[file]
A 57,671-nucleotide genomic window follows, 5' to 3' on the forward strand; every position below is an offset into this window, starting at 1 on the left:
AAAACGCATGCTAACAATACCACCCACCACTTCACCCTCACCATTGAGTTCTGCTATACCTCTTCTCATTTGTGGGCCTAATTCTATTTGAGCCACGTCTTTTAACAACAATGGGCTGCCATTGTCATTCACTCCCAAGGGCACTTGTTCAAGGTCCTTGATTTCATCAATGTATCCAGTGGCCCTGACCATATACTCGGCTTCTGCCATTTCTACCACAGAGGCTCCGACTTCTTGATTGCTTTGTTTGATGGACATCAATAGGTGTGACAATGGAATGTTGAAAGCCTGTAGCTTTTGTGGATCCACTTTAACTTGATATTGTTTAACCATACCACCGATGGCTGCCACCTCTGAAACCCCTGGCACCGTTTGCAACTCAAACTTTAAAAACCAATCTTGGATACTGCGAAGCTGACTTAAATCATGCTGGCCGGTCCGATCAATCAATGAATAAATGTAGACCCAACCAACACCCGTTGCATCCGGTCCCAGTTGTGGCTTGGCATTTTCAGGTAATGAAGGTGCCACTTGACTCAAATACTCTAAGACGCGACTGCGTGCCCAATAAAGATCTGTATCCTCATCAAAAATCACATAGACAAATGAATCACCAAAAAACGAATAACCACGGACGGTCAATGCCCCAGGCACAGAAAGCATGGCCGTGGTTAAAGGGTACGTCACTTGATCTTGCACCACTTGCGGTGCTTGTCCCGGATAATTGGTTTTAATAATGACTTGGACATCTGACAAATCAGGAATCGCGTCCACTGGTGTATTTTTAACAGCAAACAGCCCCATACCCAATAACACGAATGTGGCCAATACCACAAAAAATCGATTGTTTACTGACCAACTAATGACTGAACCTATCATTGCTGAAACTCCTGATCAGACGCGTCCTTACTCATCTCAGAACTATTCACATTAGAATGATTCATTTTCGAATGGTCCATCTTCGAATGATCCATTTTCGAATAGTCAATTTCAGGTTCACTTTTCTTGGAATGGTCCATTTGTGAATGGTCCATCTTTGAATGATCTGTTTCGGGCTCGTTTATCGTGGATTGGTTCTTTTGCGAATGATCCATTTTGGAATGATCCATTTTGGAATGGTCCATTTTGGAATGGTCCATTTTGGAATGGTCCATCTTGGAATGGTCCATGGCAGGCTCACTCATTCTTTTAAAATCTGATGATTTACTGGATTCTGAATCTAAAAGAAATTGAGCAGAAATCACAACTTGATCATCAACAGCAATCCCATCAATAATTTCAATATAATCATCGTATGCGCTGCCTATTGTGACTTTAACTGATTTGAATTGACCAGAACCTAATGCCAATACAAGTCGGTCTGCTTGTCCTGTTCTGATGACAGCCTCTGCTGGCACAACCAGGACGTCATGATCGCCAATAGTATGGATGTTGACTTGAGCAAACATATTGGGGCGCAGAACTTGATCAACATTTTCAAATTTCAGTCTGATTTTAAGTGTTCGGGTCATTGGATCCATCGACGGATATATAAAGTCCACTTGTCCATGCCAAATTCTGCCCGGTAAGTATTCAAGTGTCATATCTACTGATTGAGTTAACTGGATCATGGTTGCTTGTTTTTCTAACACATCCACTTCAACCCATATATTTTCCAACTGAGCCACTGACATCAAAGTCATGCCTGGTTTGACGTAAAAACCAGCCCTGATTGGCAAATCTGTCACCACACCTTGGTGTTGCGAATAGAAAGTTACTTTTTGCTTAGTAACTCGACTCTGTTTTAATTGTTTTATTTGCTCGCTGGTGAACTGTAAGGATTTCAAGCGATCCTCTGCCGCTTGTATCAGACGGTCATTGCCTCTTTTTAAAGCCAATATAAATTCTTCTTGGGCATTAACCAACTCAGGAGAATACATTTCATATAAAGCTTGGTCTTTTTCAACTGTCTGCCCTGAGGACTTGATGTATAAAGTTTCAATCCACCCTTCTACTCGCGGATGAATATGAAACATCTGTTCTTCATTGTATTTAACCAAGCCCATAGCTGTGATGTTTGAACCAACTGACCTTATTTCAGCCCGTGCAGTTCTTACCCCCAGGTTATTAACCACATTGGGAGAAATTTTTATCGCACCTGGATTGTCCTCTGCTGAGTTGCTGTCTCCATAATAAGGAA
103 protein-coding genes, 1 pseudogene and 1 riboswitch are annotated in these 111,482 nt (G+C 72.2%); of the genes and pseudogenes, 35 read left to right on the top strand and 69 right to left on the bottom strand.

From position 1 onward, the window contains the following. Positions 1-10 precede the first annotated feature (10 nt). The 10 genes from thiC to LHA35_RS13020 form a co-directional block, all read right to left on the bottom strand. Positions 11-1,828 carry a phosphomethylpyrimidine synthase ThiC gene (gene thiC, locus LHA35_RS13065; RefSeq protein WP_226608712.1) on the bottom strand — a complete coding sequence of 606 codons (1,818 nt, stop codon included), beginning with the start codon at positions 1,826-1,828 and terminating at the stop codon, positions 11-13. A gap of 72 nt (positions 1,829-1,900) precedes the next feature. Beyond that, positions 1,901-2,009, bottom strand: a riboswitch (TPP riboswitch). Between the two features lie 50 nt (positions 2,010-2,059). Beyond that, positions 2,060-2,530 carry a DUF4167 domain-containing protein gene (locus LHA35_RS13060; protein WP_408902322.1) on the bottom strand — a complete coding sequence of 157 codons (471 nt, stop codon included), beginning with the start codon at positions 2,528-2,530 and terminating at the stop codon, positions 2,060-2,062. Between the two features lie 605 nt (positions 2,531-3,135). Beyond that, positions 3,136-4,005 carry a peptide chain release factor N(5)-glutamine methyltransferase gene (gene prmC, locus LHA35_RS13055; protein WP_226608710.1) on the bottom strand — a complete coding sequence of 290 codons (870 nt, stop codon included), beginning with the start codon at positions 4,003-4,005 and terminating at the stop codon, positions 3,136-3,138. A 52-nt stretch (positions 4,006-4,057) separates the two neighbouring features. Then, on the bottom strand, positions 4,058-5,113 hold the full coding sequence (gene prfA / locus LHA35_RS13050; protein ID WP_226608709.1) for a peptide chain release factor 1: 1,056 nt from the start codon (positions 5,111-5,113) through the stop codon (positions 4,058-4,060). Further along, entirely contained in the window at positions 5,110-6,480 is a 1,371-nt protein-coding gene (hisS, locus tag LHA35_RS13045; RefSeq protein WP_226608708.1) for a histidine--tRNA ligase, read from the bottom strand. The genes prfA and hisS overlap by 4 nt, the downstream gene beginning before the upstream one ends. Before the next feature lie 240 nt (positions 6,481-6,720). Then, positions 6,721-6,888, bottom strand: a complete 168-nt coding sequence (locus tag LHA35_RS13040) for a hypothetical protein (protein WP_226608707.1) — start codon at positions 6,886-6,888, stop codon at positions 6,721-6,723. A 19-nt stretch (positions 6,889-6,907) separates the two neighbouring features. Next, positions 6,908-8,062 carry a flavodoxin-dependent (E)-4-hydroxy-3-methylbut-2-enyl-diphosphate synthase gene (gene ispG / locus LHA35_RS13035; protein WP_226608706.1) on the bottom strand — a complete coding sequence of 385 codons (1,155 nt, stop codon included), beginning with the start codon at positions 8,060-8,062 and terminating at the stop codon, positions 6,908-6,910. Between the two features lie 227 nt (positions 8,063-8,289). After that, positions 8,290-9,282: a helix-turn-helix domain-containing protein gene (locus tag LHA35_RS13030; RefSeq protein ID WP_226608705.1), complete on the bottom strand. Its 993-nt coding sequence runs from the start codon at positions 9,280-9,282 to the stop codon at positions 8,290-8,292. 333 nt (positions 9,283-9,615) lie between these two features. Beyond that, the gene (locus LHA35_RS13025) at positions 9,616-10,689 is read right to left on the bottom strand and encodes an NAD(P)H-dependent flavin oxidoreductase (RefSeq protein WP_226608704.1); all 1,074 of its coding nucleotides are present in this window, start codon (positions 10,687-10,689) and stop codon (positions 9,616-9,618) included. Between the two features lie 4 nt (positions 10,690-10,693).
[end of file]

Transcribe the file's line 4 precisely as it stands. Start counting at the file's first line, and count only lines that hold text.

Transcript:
From position 1 onward, the window contains the following. Positions 1-10 precede the first annotated feature (10 nt). The 10 genes from thiC to LHA35_RS13020 form a co-directional block, all read right to left on the bottom strand. Positions 11-1,828 carry a phosphomethylpyrimidine synthase ThiC gene (gene thiC, locus LHA35_RS13065; RefSeq protein WP_226608712.1) on the bottom strand — a complete coding sequence of 606 codons (1,818 nt, stop codon included), beginning with the start codon at positions 1,826-1,828 and terminating at the stop codon, positions 11-13. A gap of 72 nt (positions 1,829-1,900) precedes the next feature. Beyond that, positions 1,901-2,009, bottom strand: a riboswitch (TPP riboswitch). Between the two features lie 50 nt (positions 2,010-2,059). Beyond that, positions 2,060-2,530 carry a DUF4167 domain-containing protein gene (locus LHA35_RS13060; protein WP_408902322.1) on the bottom strand — a complete coding sequence of 157 codons (471 nt, stop codon included), beginning with the start codon at positions 2,528-2,530 and terminating at the stop codon, positions 2,060-2,062. Between the two features lie 605 nt (positions 2,531-3,135). Beyond that, positions 3,136-4,005 carry a peptide chain release factor N(5)-glutamine methyltransferase gene (gene prmC, locus LHA35_RS13055; protein WP_226608710.1) on the bottom strand — a complete coding sequence of 290 codons (870 nt, stop codon included), beginning with the start codon at positions 4,003-4,005 and terminating at the stop codon, positions 3,136-3,138. A 52-nt stretch (positions 4,006-4,057) separates the two neighbouring features. Then, on the bottom strand, positions 4,058-5,113 hold the full coding sequence (gene prfA / locus LHA35_RS13050; protein ID WP_226608709.1) for a peptide chain release factor 1: 1,056 nt from the start codon (positions 5,111-5,113) through the stop codon (positions 4,058-4,060). Further along, entirely contained in the window at positions 5,110-6,480 is a 1,371-nt protein-coding gene (hisS, locus tag LHA35_RS13045; RefSeq protein WP_226608708.1) for a histidine--tRNA ligase, read from the bottom strand. The genes prfA and hisS overlap by 4 nt, the downstream gene beginning before the upstream one ends. Before the next feature lie 240 nt (positions 6,481-6,720). Then, positions 6,721-6,888, bottom strand: a complete 168-nt coding sequence (locus tag LHA35_RS13040) for a hypothetical protein (protein WP_226608707.1) — start codon at positions 6,886-6,888, stop codon at positions 6,721-6,723. A 19-nt stretch (positions 6,889-6,907) separates the two neighbouring features. Next, positions 6,908-8,062 carry a flavodoxin-dependent (E)-4-hydroxy-3-methylbut-2-enyl-diphosphate synthase gene (gene ispG / locus LHA35_RS13035; protein WP_226608706.1) on the bottom strand — a complete coding sequence of 385 codons (1,155 nt, stop codon included), beginning with the start codon at positions 8,060-8,062 and terminating at the stop codon, positions 6,908-6,910. Between the two features lie 227 nt (positions 8,063-8,289). After that, positions 8,290-9,282: a helix-turn-helix domain-containing protein gene (locus tag LHA35_RS13030; RefSeq protein ID WP_226608705.1), complete on the bottom strand. Its 993-nt coding sequence runs from the start codon at positions 9,280-9,282 to the stop codon at positions 8,290-8,292. 333 nt (positions 9,283-9,615) lie between these two features. Beyond that, the gene (locus LHA35_RS13025) at positions 9,616-10,689 is read right to left on the bottom strand and encodes an NAD(P)H-dependent flavin oxidoreductase (RefSeq protein WP_226608704.1); all 1,074 of its coding nucleotides are present in this window, start codon (positions 10,687-10,689) and stop codon (positions 9,616-9,618) included. Between the two features lie 4 nt (positions 10,690-10,693).